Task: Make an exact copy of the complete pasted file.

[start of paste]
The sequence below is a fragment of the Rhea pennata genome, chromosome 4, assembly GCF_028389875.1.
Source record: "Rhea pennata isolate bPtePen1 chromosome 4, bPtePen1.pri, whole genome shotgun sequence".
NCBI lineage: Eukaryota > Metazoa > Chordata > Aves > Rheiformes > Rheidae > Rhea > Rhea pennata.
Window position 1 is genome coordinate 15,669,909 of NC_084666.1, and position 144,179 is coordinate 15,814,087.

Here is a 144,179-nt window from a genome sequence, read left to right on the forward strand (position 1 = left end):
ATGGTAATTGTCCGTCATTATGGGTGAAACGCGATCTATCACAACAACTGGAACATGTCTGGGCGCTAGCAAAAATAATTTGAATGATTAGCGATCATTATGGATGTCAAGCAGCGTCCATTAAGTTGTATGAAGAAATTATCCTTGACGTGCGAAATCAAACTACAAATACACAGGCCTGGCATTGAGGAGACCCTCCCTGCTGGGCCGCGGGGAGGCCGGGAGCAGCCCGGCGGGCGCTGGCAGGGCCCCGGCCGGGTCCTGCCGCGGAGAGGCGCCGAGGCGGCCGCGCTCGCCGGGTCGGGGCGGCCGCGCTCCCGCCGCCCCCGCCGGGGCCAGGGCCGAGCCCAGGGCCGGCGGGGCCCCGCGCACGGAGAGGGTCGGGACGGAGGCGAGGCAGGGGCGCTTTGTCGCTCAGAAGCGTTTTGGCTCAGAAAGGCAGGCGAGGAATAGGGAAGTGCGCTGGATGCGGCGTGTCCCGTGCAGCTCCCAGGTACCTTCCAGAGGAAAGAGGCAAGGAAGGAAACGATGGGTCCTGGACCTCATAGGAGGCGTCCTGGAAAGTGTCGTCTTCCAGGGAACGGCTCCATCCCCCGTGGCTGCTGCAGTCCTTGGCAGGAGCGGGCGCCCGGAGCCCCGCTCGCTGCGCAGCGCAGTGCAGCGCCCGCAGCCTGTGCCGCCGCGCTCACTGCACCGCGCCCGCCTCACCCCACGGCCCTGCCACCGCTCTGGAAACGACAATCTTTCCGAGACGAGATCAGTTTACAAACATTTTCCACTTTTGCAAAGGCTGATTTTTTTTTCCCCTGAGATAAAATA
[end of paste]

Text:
The sequence below is a fragment of the Rhea pennata genome, chromosome 4, assembly GCF_028389875.1.
Source record: "Rhea pennata isolate bPtePen1 chromosome 4, bPtePen1.pri, whole genome shotgun sequence".
NCBI lineage: Eukaryota > Metazoa > Chordata > Aves > Rheiformes > Rheidae > Rhea > Rhea pennata.
Window position 1 is genome coordinate 15,669,909 of NC_084666.1, and position 144,179 is coordinate 15,814,087.

Here is a 144,179-nt window from a genome sequence, read left to right on the forward strand (position 1 = left end):
ATGGTAATTGTCCGTCATTATGGGTGAAACGCGATCTATCACAACAACTGGAACATGTCTGGGCGCTAGCAAAAATAATTTGAATGATTAGCGATCATTATGGATGTCAAGCAGCGTCCATTAAGTTGTATGAAGAAATTATCCTTGACGTGCGAAATCAAACTACAAATACACAGGCCTGGCATTGAGGAGACCCTCCCTGCTGGGCCGCGGGGAGGCCGGGAGCAGCCCGGCGGGCGCTGGCAGGGCCCCGGCCGGGTCCTGCCGCGGAGAGGCGCCGAGGCGGCCGCGCTCGCCGGGTCGGGGCGGCCGCGCTCCCGCCGCCCCCGCCGGGGCCAGGGCCGAGCCCAGGGCCGGCGGGGCCCCGCGCACGGAGAGGGTCGGGACGGAGGCGAGGCAGGGGCGCTTTGTCGCTCAGAAGCGTTTTGGCTCAGAAAGGCAGGCGAGGAATAGGGAAGTGCGCTGGATGCGGCGTGTCCCGTGCAGCTCCCAGGTACCTTCCAGAGGAAAGAGGCAAGGAAGGAAACGATGGGTCCTGGACCTCATAGGAGGCGTCCTGGAAAGTGTCGTCTTCCAGGGAACGGCTCCATCCCCCGTGGCTGCTGCAGTCCTTGGCAGGAGCGGGCGCCCGGAGCCCCGCTCGCTGCGCAGCGCAGTGCAGCGCCCGCAGCCTGTGCCGCCGCGCTCACTGCACCGCGCCCGCCTCACCCCACGGCCCTGCCACCGCTCTGGAAACGACAATCTTTCCGAGACGAGATCAGTTTACAAACATTTTCCACTTTTGCAAAGGCTGATTTTTTTTTCCCCTGAGATAAAATA